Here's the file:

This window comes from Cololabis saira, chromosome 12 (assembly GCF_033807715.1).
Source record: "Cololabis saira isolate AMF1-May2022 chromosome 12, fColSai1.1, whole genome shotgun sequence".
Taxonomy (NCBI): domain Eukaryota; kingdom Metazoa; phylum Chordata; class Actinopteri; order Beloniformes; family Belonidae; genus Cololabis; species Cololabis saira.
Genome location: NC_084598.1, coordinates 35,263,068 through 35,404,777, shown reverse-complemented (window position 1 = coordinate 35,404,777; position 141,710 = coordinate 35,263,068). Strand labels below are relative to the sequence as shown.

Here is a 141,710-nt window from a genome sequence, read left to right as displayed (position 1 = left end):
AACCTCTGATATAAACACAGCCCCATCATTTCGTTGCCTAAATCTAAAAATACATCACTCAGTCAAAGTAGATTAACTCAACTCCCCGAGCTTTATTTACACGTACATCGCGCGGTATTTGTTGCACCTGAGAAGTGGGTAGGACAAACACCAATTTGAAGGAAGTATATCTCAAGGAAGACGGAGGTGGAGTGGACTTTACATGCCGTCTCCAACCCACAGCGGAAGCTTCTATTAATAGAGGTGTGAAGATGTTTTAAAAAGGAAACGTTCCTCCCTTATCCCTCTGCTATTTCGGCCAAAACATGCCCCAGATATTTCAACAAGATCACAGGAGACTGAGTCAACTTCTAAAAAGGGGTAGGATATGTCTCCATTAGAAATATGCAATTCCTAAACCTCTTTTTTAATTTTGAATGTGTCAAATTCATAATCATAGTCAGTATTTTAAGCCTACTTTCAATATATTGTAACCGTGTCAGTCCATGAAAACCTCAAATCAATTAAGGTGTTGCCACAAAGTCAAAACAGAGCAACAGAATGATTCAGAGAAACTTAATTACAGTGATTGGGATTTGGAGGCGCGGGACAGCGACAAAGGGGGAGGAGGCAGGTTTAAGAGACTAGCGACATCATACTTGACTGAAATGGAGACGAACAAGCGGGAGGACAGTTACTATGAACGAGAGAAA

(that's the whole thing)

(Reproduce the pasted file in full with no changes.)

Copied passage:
This window comes from Cololabis saira, chromosome 12 (assembly GCF_033807715.1).
Source record: "Cololabis saira isolate AMF1-May2022 chromosome 12, fColSai1.1, whole genome shotgun sequence".
Taxonomy (NCBI): domain Eukaryota; kingdom Metazoa; phylum Chordata; class Actinopteri; order Beloniformes; family Belonidae; genus Cololabis; species Cololabis saira.
Genome location: NC_084598.1, coordinates 35,263,068 through 35,404,777, shown reverse-complemented (window position 1 = coordinate 35,404,777; position 141,710 = coordinate 35,263,068). Strand labels below are relative to the sequence as shown.

Here is a 141,710-nt window from a genome sequence, read left to right as displayed (position 1 = left end):
AACCTCTGATATAAACACAGCCCCATCATTTCGTTGCCTAAATCTAAAAATACATCACTCAGTCAAAGTAGATTAACTCAACTCCCCGAGCTTTATTTACACGTACATCGCGCGGTATTTGTTGCACCTGAGAAGTGGGTAGGACAAACACCAATTTGAAGGAAGTATATCTCAAGGAAGACGGAGGTGGAGTGGACTTTACATGCCGTCTCCAACCCACAGCGGAAGCTTCTATTAATAGAGGTGTGAAGATGTTTTAAAAAGGAAACGTTCCTCCCTTATCCCTCTGCTATTTCGGCCAAAACATGCCCCAGATATTTCAACAAGATCACAGGAGACTGAGTCAACTTCTAAAAAGGGGTAGGATATGTCTCCATTAGAAATATGCAATTCCTAAACCTCTTTTTTAATTTTGAATGTGTCAAATTCATAATCATAGTCAGTATTTTAAGCCTACTTTCAATATATTGTAACCGTGTCAGTCCATGAAAACCTCAAATCAATTAAGGTGTTGCCACAAAGTCAAAACAGAGCAACAGAATGATTCAGAGAAACTTAATTACAGTGATTGGGATTTGGAGGCGCGGGACAGCGACAAAGGGGGAGGAGGCAGGTTTAAGAGACTAGCGACATCATACTTGACTGAAATGGAGACGAACAAGCGGGAGGACAGTTACTATGAACGAGAGAAA